Should age-period-cohort analysts accept innovation without scrutiny? A response to Reither, Masters, Yang, Powers, Zheng, and Land

Andrew Bell, Kelvyn Jones

Research output: Contribution to journalArticle (Academic Journal)peer-review

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This commentary clarifies our original commentary (Bell & Jones, 2014c) and illustrates some concerns we have regarding the response article in this issue (Reither et al., 2015). In particular, we argue that (a) linear effects do not have to be produced by exact linear mathematical functions to behave as if they were linear, (b) linear effects by this wider definition are extremely common in real life social processes, and (c) in the presence of these effects, the Hierarchical Age Period Cohort (HAPC) model will often not work. Although Reither et al. do not define what a ‘non-linear monotonic trend’ is (instead, only stating that it isn’t a linear effect) we show that the model often doesn’t work in the presence of such effects, by using data generated as a ‘non-linear monotonic trend’ by Reither et al. themselves. We then question their discussion of fixed and random effects before finishing with a discussion of how we argue that theory should be used, in the context of the obesity epidemic.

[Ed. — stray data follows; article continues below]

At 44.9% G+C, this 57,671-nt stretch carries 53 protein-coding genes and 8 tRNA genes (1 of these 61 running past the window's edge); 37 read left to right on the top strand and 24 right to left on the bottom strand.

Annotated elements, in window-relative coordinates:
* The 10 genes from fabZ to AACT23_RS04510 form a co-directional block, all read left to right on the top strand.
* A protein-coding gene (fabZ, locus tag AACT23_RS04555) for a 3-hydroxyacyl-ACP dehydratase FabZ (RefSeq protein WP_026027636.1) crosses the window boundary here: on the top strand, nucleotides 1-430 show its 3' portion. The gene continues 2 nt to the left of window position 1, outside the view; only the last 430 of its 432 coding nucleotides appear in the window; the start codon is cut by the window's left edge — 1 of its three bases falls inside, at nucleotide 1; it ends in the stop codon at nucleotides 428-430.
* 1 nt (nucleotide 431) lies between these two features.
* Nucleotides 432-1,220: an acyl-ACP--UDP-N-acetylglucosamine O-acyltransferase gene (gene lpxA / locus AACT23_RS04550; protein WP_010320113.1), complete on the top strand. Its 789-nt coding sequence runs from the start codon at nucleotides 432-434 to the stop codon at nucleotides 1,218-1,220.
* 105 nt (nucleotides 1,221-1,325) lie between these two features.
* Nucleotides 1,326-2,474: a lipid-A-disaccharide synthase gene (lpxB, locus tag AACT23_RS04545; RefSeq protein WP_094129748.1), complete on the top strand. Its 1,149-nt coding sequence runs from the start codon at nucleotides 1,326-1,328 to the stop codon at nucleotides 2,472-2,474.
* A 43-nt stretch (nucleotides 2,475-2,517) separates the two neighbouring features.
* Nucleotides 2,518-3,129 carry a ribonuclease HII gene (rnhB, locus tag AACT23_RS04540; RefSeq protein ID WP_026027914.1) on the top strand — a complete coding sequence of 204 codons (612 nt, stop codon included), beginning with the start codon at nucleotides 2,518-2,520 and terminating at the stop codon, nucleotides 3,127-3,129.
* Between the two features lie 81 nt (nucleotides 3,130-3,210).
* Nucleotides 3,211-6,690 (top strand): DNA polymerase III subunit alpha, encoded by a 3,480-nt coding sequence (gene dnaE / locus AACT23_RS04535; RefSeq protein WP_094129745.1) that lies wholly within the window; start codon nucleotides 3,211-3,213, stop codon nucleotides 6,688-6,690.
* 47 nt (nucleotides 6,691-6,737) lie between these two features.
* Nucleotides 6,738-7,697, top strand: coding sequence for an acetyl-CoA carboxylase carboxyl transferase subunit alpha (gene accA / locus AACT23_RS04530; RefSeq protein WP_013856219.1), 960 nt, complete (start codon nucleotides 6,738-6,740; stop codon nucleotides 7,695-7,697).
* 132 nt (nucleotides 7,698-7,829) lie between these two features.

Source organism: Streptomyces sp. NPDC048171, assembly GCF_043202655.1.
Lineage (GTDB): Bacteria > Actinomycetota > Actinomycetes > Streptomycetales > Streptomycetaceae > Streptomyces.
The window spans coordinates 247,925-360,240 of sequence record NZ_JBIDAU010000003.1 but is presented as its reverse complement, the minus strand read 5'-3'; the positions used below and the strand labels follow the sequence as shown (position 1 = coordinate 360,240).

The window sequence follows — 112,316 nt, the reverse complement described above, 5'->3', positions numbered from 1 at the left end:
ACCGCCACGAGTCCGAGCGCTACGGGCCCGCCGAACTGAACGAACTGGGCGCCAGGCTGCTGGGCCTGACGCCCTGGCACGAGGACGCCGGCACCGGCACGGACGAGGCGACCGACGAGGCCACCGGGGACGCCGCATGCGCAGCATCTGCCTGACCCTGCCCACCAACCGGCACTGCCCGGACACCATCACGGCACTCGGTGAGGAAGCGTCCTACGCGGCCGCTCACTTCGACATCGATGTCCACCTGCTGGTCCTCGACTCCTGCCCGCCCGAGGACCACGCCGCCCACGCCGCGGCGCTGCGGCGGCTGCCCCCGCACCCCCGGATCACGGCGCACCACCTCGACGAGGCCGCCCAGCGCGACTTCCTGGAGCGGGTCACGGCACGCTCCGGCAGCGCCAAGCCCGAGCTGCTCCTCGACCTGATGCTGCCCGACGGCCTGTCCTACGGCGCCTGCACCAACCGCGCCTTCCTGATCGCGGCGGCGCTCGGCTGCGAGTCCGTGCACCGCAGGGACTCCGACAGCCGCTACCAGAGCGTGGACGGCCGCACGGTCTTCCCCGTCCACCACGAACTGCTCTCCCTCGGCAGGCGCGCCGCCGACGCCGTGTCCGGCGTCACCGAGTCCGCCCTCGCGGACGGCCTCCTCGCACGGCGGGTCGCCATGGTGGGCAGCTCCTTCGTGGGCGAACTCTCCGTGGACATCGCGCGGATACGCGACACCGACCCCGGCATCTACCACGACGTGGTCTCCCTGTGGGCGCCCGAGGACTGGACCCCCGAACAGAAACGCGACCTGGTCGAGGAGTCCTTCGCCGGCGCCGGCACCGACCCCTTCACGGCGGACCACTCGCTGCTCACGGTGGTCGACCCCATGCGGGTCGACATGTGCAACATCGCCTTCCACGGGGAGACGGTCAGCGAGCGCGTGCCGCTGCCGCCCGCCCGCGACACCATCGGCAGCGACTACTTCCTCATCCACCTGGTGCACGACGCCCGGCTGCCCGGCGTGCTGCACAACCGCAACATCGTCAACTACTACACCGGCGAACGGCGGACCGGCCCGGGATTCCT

Original languageEnglish
Pages (from-to)331-333
Number of pages3
JournalSocial Science and Medicine
Early online date28 Jan 2015
Publication statusPublished - Mar 2015


  • Age-period-cohort models
  • Obesity
  • Collinearity
  • Model identification
  • Cohort effects
  • Multilevel modelling

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